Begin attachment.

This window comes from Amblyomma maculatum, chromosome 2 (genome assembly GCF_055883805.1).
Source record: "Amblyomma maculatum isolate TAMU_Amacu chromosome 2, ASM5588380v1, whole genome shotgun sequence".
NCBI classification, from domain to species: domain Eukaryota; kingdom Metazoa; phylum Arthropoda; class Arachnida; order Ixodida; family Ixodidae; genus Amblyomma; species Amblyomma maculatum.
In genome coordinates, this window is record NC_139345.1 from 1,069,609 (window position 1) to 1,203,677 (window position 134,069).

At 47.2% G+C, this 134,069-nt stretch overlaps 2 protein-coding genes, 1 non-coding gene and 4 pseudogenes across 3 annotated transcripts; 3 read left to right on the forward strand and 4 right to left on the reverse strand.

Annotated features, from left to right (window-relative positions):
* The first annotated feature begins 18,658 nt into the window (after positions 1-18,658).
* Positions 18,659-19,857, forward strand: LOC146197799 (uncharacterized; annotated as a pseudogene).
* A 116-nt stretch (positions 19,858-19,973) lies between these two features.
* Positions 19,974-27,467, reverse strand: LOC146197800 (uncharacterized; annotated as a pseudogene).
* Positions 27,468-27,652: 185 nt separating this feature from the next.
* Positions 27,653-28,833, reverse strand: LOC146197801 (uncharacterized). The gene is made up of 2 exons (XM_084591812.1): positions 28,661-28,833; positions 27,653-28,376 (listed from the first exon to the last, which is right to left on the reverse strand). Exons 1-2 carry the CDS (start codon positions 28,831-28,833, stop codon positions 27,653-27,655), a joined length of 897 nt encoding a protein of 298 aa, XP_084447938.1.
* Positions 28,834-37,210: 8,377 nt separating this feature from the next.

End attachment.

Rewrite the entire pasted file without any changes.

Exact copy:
This window comes from Amblyomma maculatum, chromosome 2 (genome assembly GCF_055883805.1).
Source record: "Amblyomma maculatum isolate TAMU_Amacu chromosome 2, ASM5588380v1, whole genome shotgun sequence".
NCBI classification, from domain to species: domain Eukaryota; kingdom Metazoa; phylum Arthropoda; class Arachnida; order Ixodida; family Ixodidae; genus Amblyomma; species Amblyomma maculatum.
In genome coordinates, this window is record NC_139345.1 from 1,069,609 (window position 1) to 1,203,677 (window position 134,069).

At 47.2% G+C, this 134,069-nt stretch overlaps 2 protein-coding genes, 1 non-coding gene and 4 pseudogenes across 3 annotated transcripts; 3 read left to right on the forward strand and 4 right to left on the reverse strand.

Annotated features, from left to right (window-relative positions):
* The first annotated feature begins 18,658 nt into the window (after positions 1-18,658).
* Positions 18,659-19,857, forward strand: LOC146197799 (uncharacterized; annotated as a pseudogene).
* A 116-nt stretch (positions 19,858-19,973) lies between these two features.
* Positions 19,974-27,467, reverse strand: LOC146197800 (uncharacterized; annotated as a pseudogene).
* Positions 27,468-27,652: 185 nt separating this feature from the next.
* Positions 27,653-28,833, reverse strand: LOC146197801 (uncharacterized). The gene is made up of 2 exons (XM_084591812.1): positions 28,661-28,833; positions 27,653-28,376 (listed from the first exon to the last, which is right to left on the reverse strand). Exons 1-2 carry the CDS (start codon positions 28,831-28,833, stop codon positions 27,653-27,655), a joined length of 897 nt encoding a protein of 298 aa, XP_084447938.1.
* Positions 28,834-37,210: 8,377 nt separating this feature from the next.